Who is this summary for?
For Doctors and Health Personnel, Community Health Workers, Teachers and the partners involved in the prevention of overweight or obese children and adolescents.
· Compared with standard school routine, school-based interventions targeting healthy diet and lifestyle education lead to small improvements in overall school achievement in overweight or obese children.
· Increasing physical activity improves scores on tests of mathematics and memory, and improved ’problem-solving’ thinking skills.
Many children and adolescents worldwide are overweight or obese. Children and adolescents who are overweight or obese have increased physical disease and emotional distress. They also perform poorly on tests of thinking (cognitive ability), and they do not perform well in school. To prevent and treat obesity, several lifestyle changes have been suggested, for example, being more physically active, eating fewer calories and sitting less. These interventions are known to improve thinking skills and school achievement in children of normal weight. It is unknown whether the effects are the same in overweight or obese children and adolescents.
What is the efficacy of lifestyle interventions aimed at improving school achievement, cognitive function and future success in over-weight or obese children and adolescents compared with standard care, waiting list control, no treatment or attention control?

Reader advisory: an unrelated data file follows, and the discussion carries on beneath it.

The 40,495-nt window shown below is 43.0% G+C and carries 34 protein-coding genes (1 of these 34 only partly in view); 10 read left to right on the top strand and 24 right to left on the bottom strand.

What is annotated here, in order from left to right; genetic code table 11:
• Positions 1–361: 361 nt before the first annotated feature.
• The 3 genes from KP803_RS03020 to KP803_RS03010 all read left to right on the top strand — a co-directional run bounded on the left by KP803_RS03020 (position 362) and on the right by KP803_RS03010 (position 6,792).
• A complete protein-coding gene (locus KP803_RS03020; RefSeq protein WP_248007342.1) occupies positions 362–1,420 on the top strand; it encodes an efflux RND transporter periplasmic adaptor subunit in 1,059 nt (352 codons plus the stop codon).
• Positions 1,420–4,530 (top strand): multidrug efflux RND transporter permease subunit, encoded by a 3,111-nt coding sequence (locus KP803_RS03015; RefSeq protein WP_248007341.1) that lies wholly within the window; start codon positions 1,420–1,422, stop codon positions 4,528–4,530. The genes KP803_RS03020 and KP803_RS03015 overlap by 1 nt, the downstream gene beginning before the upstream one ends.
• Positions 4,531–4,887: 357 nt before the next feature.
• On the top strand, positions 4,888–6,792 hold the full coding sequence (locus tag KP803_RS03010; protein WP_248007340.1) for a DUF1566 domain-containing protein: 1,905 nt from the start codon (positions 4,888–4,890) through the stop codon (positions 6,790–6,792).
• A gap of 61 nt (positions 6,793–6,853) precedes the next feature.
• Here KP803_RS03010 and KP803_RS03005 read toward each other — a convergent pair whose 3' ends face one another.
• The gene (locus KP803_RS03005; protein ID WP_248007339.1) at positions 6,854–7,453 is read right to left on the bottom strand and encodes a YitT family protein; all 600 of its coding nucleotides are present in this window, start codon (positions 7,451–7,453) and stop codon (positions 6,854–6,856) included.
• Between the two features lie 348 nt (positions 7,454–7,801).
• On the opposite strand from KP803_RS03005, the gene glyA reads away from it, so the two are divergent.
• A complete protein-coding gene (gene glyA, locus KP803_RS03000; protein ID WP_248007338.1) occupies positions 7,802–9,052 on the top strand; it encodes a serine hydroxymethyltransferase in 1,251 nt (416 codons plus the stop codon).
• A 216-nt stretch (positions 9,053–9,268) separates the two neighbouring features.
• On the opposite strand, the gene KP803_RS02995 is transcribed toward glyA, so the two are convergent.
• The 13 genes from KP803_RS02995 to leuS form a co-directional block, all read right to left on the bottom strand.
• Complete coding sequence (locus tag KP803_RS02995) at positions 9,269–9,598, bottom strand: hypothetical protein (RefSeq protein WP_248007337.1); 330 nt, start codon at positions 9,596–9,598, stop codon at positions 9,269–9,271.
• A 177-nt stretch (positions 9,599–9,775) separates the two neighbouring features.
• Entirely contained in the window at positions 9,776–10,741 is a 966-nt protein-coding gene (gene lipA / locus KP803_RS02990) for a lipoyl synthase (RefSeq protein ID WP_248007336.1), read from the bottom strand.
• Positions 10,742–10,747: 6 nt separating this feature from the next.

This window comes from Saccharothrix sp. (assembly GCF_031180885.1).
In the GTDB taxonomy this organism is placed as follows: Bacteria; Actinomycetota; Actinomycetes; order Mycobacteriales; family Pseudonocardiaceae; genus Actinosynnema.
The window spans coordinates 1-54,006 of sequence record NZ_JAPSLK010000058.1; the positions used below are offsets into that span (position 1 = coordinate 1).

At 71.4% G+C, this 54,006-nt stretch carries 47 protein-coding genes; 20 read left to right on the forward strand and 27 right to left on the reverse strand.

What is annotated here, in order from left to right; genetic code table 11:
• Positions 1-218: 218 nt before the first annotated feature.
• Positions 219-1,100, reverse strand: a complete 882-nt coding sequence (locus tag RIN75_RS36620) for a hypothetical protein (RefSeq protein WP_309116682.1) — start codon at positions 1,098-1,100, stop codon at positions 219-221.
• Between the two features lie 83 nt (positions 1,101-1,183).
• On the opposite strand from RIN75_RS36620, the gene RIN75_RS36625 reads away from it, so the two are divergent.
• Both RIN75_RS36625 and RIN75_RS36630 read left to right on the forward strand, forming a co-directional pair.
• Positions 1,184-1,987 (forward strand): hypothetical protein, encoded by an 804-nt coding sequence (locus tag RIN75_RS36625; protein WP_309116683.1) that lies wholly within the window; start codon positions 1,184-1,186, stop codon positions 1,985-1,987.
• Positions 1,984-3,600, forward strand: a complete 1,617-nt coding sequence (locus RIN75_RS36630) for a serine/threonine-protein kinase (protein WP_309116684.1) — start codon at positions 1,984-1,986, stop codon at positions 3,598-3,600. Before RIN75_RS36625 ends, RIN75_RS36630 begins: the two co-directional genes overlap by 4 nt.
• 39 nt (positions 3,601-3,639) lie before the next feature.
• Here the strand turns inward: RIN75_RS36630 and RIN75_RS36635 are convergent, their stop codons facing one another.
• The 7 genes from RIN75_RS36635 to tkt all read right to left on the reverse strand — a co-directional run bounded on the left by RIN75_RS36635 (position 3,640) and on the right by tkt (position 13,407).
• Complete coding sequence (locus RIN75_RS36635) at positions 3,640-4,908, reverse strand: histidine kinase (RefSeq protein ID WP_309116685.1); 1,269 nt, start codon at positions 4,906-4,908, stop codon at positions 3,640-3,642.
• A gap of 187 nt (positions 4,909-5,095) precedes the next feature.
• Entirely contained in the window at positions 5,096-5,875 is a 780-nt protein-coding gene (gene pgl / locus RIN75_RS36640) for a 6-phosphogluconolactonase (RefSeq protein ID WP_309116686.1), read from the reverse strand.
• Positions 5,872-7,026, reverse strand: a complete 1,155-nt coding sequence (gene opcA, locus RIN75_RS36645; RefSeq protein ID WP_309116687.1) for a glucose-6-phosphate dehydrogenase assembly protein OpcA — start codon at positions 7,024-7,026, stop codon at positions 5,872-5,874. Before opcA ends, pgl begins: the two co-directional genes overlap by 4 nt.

Of the six studies, four were conducted in the USA, one was carried out in Canada and one in Germany. Three studies took place in the classroom and/or within the school environment; one study provided an after-school intervention outside the school setting, and two studies delivered the intervention both in the classroom and in participants’ homes.
Some of these interventions may be applicable in Cameroon.
Overall, despite the large number of childhood obesity treatment studies, only a select few evaluated the effects of obesity treatment on school achievement and cognitive function. The existing studies are limited in quality but suggest that lifestyle interventions could benefit overweight and obese children specifically in overall school achievement, mathematics, memory and specific thinking skills. Policy makers may wish to consider these potential additional benefits when promoting physical activity and healthy eating in schools. Future obesity treatment studies could consider academic and cognitive as well as physical outcomes.
M. Vouking, C.D. Evina, L. Mbuagbaw, P. Ongolo-Zogo: Centre for the Development of Best Practices in Health, Yaoundé, Cameroon.